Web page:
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#FindOurWay

Ten years left to find our way

On 1 January 2026—not ten years away—the official (definitive) maps will be closed against the addition of paths claimed on the basis of historic evidence.

Ancient path at Weston-under-Redcastle, Shropshire, which is being claimed by OSS members

Ancient path at Weston-under-Redcastle, Shropshire, which is being claimed by OSS members

The process which path workers all over England and Wales have used since the first definitive maps appeared in the 1950s, and which has steadily extended our freedoms everywhere, will become a dead letter. The ancient legal maxim on which so many claimants have relied, ‘once a highway always a highway’, will be shattered. Unrecorded paths, even if they are still in use, could and often will be lost for ever.

The society has been working for decades to prevent this looming disaster.

Old road named Drift Way in Sandon, Hertfordshire. Photo: Phil Wadey

Old road named Drift Way in Sandon, Hertfordshire, is recorded as a bridleway, leaving higher rights at risk.
Photo: Phil Wadey

We are members of Natural England’s rights-of-way stakeholder group. There with landowners, local authorities and other users, we have thrashed out agreed measures to speed and simplify the procedures for claiming paths in anticipation of the 2026 guillotine. These measures have been incorporated into the Deregulation Act 2015 and the government plans to bring them into effect this summer; we are now working with the stakeholder group to draft the regulations through which the act will be implemented.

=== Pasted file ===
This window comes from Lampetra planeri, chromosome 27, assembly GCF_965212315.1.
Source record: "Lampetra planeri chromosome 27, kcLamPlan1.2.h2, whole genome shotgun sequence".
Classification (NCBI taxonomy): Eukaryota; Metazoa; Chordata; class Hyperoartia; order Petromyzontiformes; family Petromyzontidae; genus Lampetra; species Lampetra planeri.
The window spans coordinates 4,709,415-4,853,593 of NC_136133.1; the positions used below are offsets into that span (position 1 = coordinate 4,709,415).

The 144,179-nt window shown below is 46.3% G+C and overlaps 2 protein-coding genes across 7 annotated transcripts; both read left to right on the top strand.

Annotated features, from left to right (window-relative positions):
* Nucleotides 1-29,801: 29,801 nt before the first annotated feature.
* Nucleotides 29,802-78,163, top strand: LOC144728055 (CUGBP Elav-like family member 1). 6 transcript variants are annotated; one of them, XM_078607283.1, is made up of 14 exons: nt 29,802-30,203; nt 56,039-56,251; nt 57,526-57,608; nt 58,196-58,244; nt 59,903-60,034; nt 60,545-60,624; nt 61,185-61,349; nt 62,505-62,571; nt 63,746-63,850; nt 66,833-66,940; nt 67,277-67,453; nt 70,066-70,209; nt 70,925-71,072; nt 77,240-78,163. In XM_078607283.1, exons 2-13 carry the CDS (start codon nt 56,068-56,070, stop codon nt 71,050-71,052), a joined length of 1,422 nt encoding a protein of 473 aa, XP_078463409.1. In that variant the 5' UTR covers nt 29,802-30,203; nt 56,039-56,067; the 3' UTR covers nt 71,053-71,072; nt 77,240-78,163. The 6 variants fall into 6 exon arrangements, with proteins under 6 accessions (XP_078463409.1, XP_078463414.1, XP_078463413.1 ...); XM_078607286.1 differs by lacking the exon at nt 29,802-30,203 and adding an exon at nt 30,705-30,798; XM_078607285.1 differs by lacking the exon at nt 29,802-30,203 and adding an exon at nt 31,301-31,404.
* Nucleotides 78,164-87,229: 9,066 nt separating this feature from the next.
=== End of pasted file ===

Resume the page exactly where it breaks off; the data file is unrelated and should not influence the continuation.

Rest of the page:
The imperative for the society is clear. Over the next nine and something years we must claim those paths which, with the backing of historic evidence, we believe to be public highways; if we do not claim them most will be lost for ever. A massive and urgent effort is required of us and our members¹.

Investigation(2,4). Before claiming a path for the definitive map the applicant must thoroughly investigate the evidence which is dispersed in many different places—inclosure awards³, tithe maps, Finance Act maps and other official documents for instance. These cannot be retrieved by a few keystrokes on the computer. They must be examined in national and local record offices, in estate archives and among parish and community council papers—wherever the trail leads. Only then can a claim for highway status be submitted to the ‘surveying authority’, ie the county or unitary council.

An unrecorded path at Munden, near Wall Hall, Aldenham in Hertfordshire. The route dates from the 1940s. If it is not claimed before 1 January 2026 this popular path will be at risk. Photo: Chris Beney

An unrecorded path at Munden, near Wall Hall, Aldenham in Hertfordshire. The route dates from the 1940s. If it is not claimed before 1 January 2026 this popular path will be at risk. Photo: Chris Beney

And we must investigate as many paths as possible before 2026.

Training. Locating and understanding this kind of evidence requires skill. That is why we have run a training day *(crash courses in finding and understanding the documents) for our volunteers, and following its success we hope to run more. The aim is to equip participants to get cracking immediately on evidence for claims.

Collaboration. We are not the only organisation involved. That is why we are collaborating with other user groups such as the Ramblers and the British Horse Society in planning a joint bid to fund the digitisation of vital records. This would be invaluable to us, but digitisation is a job for experts and will cost money: we must pay our share.

We recently obtained from Natural England, with its kind co-operation, a copy of the